• Make clear that the asynchronous assignments are a core part of the course and that its content will not be repeated. Even if it is difficult, stick to that when starting the synchronous teaching session.
  • If you expect unprepared participants, you can start the session with a student-centered group exercise mixing prepared and unprepared students to increase peer-pressure and make them realize that being unprepared does not feel good.  
  • Use the introductory or closing quizzes / tests so that participants can self- assess whether they have the required knowledge and you as a facilitator can see the level of knowledge and preparation of your participants.

Further recommended reading:

How to involve participants with different levels of experience

  • To account for such different levels, we recommend making use of the asynchronous preparatory phases which also include introductory quizzes in which participants can self-assess their prior knowledge and you as a facilitator can assess the differences within your group. Participants with less prior experience can also be guided to additional preparatory resources.
  • Encourage participants to work in pairs or small groups when preparing so that they can help and learn from each other. You could even facilitate this by dividing them into groups with different levels of experience.
  • Similarly, during the synchronous phases, we recommend forming groups with participants different levels of experience and emphasize the peer support aspects of such group activities.
  • We also recommend starting with rather smaller groups and allow more time than stated in the course outlines, if you expect a heterogenous level of experience. This way you can better manage this challenge.
  • Encourage your participants to ask questions, emphasizing that nobody knows everything and that it is important for learning to ask questions.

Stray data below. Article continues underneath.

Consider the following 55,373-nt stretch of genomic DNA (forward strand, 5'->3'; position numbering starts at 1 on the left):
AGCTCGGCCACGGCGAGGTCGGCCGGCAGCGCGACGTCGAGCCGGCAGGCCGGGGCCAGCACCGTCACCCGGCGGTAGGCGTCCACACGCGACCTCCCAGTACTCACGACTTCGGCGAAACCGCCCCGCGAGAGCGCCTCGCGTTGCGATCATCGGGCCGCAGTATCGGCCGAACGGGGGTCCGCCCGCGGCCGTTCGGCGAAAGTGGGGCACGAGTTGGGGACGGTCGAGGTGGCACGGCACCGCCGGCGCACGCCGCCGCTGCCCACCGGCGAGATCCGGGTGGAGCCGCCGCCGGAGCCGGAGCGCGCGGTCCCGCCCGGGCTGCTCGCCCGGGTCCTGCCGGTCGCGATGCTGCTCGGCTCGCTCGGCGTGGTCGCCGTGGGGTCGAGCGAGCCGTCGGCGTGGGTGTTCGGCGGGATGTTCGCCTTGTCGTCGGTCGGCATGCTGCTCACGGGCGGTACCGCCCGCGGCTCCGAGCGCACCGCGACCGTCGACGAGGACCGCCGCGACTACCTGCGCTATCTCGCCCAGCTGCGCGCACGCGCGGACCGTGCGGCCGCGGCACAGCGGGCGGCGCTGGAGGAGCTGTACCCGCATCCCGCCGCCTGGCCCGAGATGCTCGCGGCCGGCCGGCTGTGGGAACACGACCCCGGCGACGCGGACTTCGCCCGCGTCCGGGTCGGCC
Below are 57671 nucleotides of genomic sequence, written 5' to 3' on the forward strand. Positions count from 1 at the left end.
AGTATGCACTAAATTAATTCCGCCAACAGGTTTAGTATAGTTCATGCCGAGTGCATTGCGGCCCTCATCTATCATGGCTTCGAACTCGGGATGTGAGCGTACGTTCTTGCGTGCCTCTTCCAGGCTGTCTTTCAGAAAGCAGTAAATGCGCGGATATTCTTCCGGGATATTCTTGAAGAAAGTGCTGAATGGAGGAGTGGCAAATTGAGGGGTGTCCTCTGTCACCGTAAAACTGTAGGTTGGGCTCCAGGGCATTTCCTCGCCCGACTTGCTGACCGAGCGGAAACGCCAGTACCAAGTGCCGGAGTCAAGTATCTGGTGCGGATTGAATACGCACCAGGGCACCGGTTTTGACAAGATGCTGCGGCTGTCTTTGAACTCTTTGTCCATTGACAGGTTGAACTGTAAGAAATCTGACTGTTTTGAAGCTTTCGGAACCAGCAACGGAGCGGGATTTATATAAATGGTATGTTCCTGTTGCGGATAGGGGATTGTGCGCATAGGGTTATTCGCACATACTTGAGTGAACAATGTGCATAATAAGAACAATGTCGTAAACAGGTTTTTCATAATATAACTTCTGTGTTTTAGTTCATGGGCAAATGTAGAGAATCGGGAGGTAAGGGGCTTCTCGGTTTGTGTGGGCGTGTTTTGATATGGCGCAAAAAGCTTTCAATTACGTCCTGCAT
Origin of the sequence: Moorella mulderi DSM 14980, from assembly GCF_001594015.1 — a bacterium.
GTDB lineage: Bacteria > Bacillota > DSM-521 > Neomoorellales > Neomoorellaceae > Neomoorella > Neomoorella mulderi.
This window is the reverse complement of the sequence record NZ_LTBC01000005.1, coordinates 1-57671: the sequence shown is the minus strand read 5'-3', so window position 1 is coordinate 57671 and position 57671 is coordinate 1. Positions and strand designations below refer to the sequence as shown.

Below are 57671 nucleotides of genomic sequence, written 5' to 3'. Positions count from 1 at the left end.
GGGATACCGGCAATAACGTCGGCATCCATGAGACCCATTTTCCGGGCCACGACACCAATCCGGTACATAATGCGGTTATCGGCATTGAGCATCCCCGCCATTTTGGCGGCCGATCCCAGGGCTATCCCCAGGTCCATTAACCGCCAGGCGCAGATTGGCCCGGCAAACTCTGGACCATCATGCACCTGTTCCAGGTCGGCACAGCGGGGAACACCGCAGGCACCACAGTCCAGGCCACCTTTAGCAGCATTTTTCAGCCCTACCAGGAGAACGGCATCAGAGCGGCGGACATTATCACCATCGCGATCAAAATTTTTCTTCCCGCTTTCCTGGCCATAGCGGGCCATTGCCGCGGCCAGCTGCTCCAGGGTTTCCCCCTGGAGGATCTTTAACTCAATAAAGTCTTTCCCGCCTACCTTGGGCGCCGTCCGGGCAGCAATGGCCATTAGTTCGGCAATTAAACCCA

• Especially in the train-the-trainer course you might have to deal with over-confident participants, who especially in an interprofessional setting can dominate the group. This is a complex cultural challenge, but you could try to establish (and follow) communication rules at the beginning of a session.  

How to address potential overlaps or redundancies

  • Identify what is already included and what is missing in your curriculum related to clinical reasoning outcomes and compare it to the DID-ACT blueprint. Prioritize learning outcomes that are not yet covered but regarded as important.
  • Identify activities, resources, or teaching sessions with similar learning outcomes that might be in need for change anyway because of low evaluation results, teachers or students struggle with it. These could be suitable for adding or replacing parts with DID-ACT activities.
  • Ask teachers and students about overlaps and gaps they see in their teaching / learning of clinical reasoning and where they struggle. This could also be done by a reflection round after related teaching activities in the curriculum
  • Although ideally a longitudinal integration is aimed at, we recommend to starting small with a pilot implementation to gain experience and develop a show case.

How to teach in an interprofessional setting

  • Allow for enough time prior to the teaching for the organization and motivation / encouragement of stakeholders and participants
  • Allow for enough time and guidance during the course so that the participants from the different professions can get to know each other and their professions and discuss their different perspectives. This might mean that you need to calculate some extra time in addition to the suggested duration of the learning unit.
  • There may be a different understanding of clinical reasoning in the different health professions, so we recommend making participants aware of this. You could for example use and adapt activities from the learning units on the health profession roles to facilitate this.
  • Courses in an interprofessional setting should not come too early in the curriculum (not before professions have formed their own professional identity - however, this also depends on the aim of the course). 
  • Make sure you have enough participants from different professions. If possible, the facilitator could divide the participants in smaller groups with an equal distribution of professions. 
  • Similarly, you need an equal distribution of facilitators / facilitators from different professions.
  • Develop customized learning materials considering the different professions. If needed you can adapt the material and activities provided in the DID-ACT curriculum.

Further recommended reading:

van Diggele, C., Roberts, C., Burgess, A. et al. Interprofessional education: tips for design and implementation. BMC Med Educ 20, 455 (2020). (Link)